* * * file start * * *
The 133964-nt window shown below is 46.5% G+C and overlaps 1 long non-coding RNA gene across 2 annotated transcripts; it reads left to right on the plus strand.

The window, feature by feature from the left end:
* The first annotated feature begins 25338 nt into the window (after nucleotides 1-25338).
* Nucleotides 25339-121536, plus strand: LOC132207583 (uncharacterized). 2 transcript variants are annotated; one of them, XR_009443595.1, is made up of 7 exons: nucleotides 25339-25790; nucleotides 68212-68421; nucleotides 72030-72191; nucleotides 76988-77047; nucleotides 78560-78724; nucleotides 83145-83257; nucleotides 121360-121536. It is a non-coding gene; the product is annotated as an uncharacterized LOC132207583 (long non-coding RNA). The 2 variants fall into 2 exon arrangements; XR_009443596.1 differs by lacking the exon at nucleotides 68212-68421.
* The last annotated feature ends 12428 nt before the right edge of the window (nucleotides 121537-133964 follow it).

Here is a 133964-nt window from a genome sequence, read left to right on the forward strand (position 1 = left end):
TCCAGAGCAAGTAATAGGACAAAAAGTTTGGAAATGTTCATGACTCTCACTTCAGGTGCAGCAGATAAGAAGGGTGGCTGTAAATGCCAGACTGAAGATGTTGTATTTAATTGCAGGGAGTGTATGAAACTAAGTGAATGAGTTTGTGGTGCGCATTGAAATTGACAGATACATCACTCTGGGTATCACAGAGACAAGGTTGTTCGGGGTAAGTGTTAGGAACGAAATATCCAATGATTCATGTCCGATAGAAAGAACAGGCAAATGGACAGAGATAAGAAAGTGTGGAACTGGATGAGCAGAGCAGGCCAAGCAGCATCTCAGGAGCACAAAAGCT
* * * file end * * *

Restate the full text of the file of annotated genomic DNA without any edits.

The 133964-nt window shown below is 46.5% G+C and overlaps 1 long non-coding RNA gene across 2 annotated transcripts; it reads left to right on the plus strand.

The window, feature by feature from the left end:
* The first annotated feature begins 25338 nt into the window (after nucleotides 1-25338).
* Nucleotides 25339-121536, plus strand: LOC132207583 (uncharacterized). 2 transcript variants are annotated; one of them, XR_009443595.1, is made up of 7 exons: nucleotides 25339-25790; nucleotides 68212-68421; nucleotides 72030-72191; nucleotides 76988-77047; nucleotides 78560-78724; nucleotides 83145-83257; nucleotides 121360-121536. It is a non-coding gene; the product is annotated as an uncharacterized LOC132207583 (long non-coding RNA). The 2 variants fall into 2 exon arrangements; XR_009443596.1 differs by lacking the exon at nucleotides 68212-68421.
* The last annotated feature ends 12428 nt before the right edge of the window (nucleotides 121537-133964 follow it).

Here is a 133964-nt window from a genome sequence, read left to right on the forward strand (position 1 = left end):
TCCAGAGCAAGTAATAGGACAAAAAGTTTGGAAATGTTCATGACTCTCACTTCAGGTGCAGCAGATAAGAAGGGTGGCTGTAAATGCCAGACTGAAGATGTTGTATTTAATTGCAGGGAGTGTATGAAACTAAGTGAATGAGTTTGTGGTGCGCATTGAAATTGACAGATACATCACTCTGGGTATCACAGAGACAAGGTTGTTCGGGGTAAGTGTTAGGAACGAAATATCCAATGATTCATGTCCGATAGAAAGAACAGGCAAATGGACAGAGATAAGAAAGTGTGGAACTGGATGAGCAGAGCAGGCCAAGCAGCATCTCAGGAGCACAAAAGCT